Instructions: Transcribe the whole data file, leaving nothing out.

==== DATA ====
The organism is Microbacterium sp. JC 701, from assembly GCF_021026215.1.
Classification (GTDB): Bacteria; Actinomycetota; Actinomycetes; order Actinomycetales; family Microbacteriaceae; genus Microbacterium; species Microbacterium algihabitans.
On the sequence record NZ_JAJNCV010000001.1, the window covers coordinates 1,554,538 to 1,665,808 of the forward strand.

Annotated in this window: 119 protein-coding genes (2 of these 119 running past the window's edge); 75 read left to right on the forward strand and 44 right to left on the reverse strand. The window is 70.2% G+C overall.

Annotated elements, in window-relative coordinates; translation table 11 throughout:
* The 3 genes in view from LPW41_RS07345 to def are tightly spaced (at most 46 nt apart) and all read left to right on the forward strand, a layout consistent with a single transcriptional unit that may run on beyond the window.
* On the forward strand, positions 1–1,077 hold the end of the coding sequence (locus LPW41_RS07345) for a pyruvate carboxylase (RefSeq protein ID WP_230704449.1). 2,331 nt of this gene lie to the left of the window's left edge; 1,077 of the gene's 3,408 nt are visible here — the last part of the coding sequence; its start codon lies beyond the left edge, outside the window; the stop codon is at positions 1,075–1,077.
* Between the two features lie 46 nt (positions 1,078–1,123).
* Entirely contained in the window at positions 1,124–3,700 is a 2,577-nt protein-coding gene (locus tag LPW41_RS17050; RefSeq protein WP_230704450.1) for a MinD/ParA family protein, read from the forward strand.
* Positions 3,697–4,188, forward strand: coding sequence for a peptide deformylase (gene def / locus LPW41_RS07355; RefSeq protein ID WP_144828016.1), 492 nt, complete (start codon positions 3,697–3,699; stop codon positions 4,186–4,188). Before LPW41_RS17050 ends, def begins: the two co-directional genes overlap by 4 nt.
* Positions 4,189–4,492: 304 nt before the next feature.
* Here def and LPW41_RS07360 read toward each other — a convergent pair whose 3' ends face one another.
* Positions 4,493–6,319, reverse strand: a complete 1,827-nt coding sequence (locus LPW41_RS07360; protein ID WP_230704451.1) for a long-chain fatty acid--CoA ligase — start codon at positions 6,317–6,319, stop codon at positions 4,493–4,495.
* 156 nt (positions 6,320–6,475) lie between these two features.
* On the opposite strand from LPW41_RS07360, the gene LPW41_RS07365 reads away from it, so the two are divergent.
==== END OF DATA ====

The organism is Microbacterium sp. JC 701, from assembly GCF_021026215.1.
Classification (GTDB): Bacteria; Actinomycetota; Actinomycetes; order Actinomycetales; family Microbacteriaceae; genus Microbacterium; species Microbacterium algihabitans.
On the sequence record NZ_JAJNCV010000001.1, the window covers coordinates 1,554,538 to 1,665,808 of the forward strand.

Annotated in this window: 119 protein-coding genes (2 of these 119 running past the window's edge); 75 read left to right on the forward strand and 44 right to left on the reverse strand. The window is 70.2% G+C overall.

Annotated elements, in window-relative coordinates; translation table 11 throughout:
* The 3 genes in view from LPW41_RS07345 to def are tightly spaced (at most 46 nt apart) and all read left to right on the forward strand, a layout consistent with a single transcriptional unit that may run on beyond the window.
* On the forward strand, positions 1–1,077 hold the end of the coding sequence (locus LPW41_RS07345) for a pyruvate carboxylase (RefSeq protein ID WP_230704449.1). 2,331 nt of this gene lie to the left of the window's left edge; 1,077 of the gene's 3,408 nt are visible here — the last part of the coding sequence; its start codon lies beyond the left edge, outside the window; the stop codon is at positions 1,075–1,077.
* Between the two features lie 46 nt (positions 1,078–1,123).
* Entirely contained in the window at positions 1,124–3,700 is a 2,577-nt protein-coding gene (locus tag LPW41_RS17050; RefSeq protein WP_230704450.1) for a MinD/ParA family protein, read from the forward strand.
* Positions 3,697–4,188, forward strand: coding sequence for a peptide deformylase (gene def / locus LPW41_RS07355; RefSeq protein ID WP_144828016.1), 492 nt, complete (start codon positions 3,697–3,699; stop codon positions 4,186–4,188). Before LPW41_RS17050 ends, def begins: the two co-directional genes overlap by 4 nt.
* Positions 4,189–4,492: 304 nt before the next feature.
* Here def and LPW41_RS07360 read toward each other — a convergent pair whose 3' ends face one another.
* Positions 4,493–6,319, reverse strand: a complete 1,827-nt coding sequence (locus LPW41_RS07360; protein ID WP_230704451.1) for a long-chain fatty acid--CoA ligase — start codon at positions 6,317–6,319, stop codon at positions 4,493–4,495.
* 156 nt (positions 6,320–6,475) lie between these two features.
* On the opposite strand from LPW41_RS07360, the gene LPW41_RS07365 reads away from it, so the two are divergent.